#AtoZChallenge, A to Z Challenge 2016, A-Z Blogging Challenge, Alexandre Dumas, Aramis, Athos, BBC, Brakanjan, Camp NaNoWriMo, Chris O’Donnel, D’Artagnan, Disney, Milady de Winter, Porthos, The Three Musketeers, Tim Curry, writing, writing characters, writing tips
M is for Musketeer.
My memories of The Three Musketeers go so far back that I’m not even sure when I first encountered them. Their stories are an integral part of me.
Different Versions of The Three Musketeers
The version I always think about when I reminisce about childhood television is an animated version of D’Artagnan married to the love of his life and having two children. All the characters are dogs. Except, of course, Milady de Winter. She’s a cat. And for the sake of simplicity she was just called Milady. D’Artagnan was Brakanjan (it was an Afrikaans story) and it also happened to be the name of the show. Brakanjan always wore red and when he got really angry, his nose will start glowing red almost like a flashing light.
– Found this cute pic of the musketeers in Brakanjan on Google images.
In this version, D’Artagnan is the short-tempered leader, Aramis is charming, Porthos is big and strong, and Athos is not that memorable.
The Three Musketeers
Of course, the film with Chris O’Donnel as D’Artagnan was terrific. And I won’t change my mind – it’s an opinion I formed in my tweens and I’m not likely to think differently just because I’m (supposedly) all grown up now. My favourite scene is where the Cardinal (played by Tim Curry) threatens Milady with imprisonment. She retaliates by saying: “And with a flick of my wrist, I can change your religion.” (She had a knife aimed at his groin.)
In this version, D’Artagnan is an incorrigible young man who wants to join the Musketeers, Aramis is a former student of the Cardinal and charming all the women of Paris, Porthos is known as “Porthos the Pirate” (which really drives fear into the hearts of his enemies) and he really loves his job, and Athos takes drinking and life very seriously – of course, that is all Milady’s fault. (FYI in most versions she used to be his wife and he used to be an aristocrat and somewhere along the line he figures out that she’s a murderess and all goes to hell.)
The film is based on the novel The Three Musketeers (Les Trois Mousquetaires) by Alexandre Dumas.
A recent favourite of mine is The Musketeers TV series by BBC. Somehow Aramis is my favourite this time around. (It may have something to do with the fact that the actor also played Lancelot in BBC’s Merlin…) Again we start with D’Artagnan not yet a Musketeer, but the story quickly progresses and we always have our favourite Musketeers around. I think what I like most about the series is that it reminds me of Brakanjan. It has all the intrigue, all the rivalry with the Red Guard, and the deep friendship that binds the four Musketeers and their Captain Tréville together. It’s what I remember most about them.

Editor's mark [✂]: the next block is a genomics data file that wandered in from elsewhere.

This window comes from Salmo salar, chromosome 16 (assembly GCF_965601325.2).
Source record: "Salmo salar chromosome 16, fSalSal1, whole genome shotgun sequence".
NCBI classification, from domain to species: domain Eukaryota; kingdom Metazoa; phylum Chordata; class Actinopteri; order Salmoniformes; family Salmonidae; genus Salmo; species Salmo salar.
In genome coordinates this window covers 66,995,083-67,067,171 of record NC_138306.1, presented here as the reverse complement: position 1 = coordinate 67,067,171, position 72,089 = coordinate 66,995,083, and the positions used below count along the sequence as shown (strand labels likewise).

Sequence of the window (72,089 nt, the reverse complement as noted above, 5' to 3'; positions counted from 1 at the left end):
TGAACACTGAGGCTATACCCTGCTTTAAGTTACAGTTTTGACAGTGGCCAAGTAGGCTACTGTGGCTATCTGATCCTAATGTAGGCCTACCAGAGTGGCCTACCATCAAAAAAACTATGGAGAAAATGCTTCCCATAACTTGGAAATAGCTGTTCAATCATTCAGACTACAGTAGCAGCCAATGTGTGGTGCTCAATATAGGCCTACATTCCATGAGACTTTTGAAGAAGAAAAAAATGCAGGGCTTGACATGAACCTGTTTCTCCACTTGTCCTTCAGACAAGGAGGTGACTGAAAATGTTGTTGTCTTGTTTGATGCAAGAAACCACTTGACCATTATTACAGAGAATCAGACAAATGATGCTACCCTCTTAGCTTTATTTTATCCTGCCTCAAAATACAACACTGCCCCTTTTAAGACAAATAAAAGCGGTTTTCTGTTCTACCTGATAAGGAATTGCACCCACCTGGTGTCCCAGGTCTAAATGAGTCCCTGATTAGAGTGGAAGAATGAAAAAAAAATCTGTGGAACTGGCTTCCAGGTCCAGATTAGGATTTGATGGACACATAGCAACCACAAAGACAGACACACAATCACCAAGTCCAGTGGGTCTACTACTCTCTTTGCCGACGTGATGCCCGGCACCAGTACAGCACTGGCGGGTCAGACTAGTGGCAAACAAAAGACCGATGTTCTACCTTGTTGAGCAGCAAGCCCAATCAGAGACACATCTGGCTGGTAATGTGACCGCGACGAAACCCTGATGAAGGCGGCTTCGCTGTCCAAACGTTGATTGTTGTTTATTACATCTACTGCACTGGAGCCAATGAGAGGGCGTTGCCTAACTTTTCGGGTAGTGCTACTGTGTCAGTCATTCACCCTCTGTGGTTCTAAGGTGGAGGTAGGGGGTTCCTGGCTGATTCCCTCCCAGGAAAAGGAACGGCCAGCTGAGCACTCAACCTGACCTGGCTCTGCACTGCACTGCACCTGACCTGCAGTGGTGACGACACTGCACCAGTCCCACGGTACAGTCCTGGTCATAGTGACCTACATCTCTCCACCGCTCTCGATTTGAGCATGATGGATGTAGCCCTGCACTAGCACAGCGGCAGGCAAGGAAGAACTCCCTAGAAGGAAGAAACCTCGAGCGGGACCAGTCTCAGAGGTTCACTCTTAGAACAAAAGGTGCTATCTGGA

In this version, D’Aragnan is a hothead who’s great with a sword, Aramis is charming – especially to their queen, Porthos is big, strong and fearless, and Athos is the serious leader who somehow make them work as a team.
Writing Memorable Characters
Many versions of the Alexandre Dumas characters abound. Some of them better than others. (And yes, it’s originally a book.)
So why are these characters so memorable? Why do they haunt us so?
I may not be the most unbiased person to answer this – as I stated at the start of this post, I grew up with them like they’re my best friends. (Yes, writers are allowed to have imaginary friends. That’s why we write – it’s the only way we can talk to them without someone deciding we need a psych-evaluation.)
I believe it’s the friendship, chivalry and loyalty of the Musketeers that make us root for them. (Being awesome with a sword doesn’t hurt.) It can even be the despicable foes they have: Cardinal Richelieu, Rochefort – who’s usually Captain of the Red Guard – and anyone else who threaten their lives or the lives of those they have to guard. And each of the Musketeers have their own personality. Each one of them has a full backstory that shapes them in ways that cannot always be predicted.
For example: what happened to the D’Artagnan in The Man in the Iron Mask to make him fall in love with the queen? As far as we know, his backstory up to that point had been the same as in every other version. So what changed? We aren’t told – we start the story where King Louis (played by Leonardo DiCaprio) is starving the people of France for some silly war or another. We only see D’Artagnan’s great sorrow (of course, he knew already that the boy-king was his son…)
I think we can use this in our own writing. If we have proper backstories for each of our characters – no matter how minor we find them – they will be more believable and can endure the test of time. Just ask Milady: though cast as a villain, without her, Athos would not be who he is and the Musketeers just wouldn’t be the same. And Milady has a conscience: most of the time the Musketeers would fail if she hadn’t decided to help them to overcome whatever Machiavellian plot the Cardinal had come up with to take over France. She’s a strong female character with quite a few admirable qualities (especially in light of the period she lives in).
Yes – I wrote “lives in”. These characters are alive. And they’ll stay alive as long as at least one person remembers them. So they’ll likely outlive us all.
Writing characters like that, without being a puppet master… Wow – now that is something to aspire to.
“All for one. And one for all.” – Musketeer motto.
Any fond memories of the Musketeers you’d like to share? I think they’ve found their way into my Camp NaNoWriMo project… And maybe I used Milady for my username on social media? Oh, boy.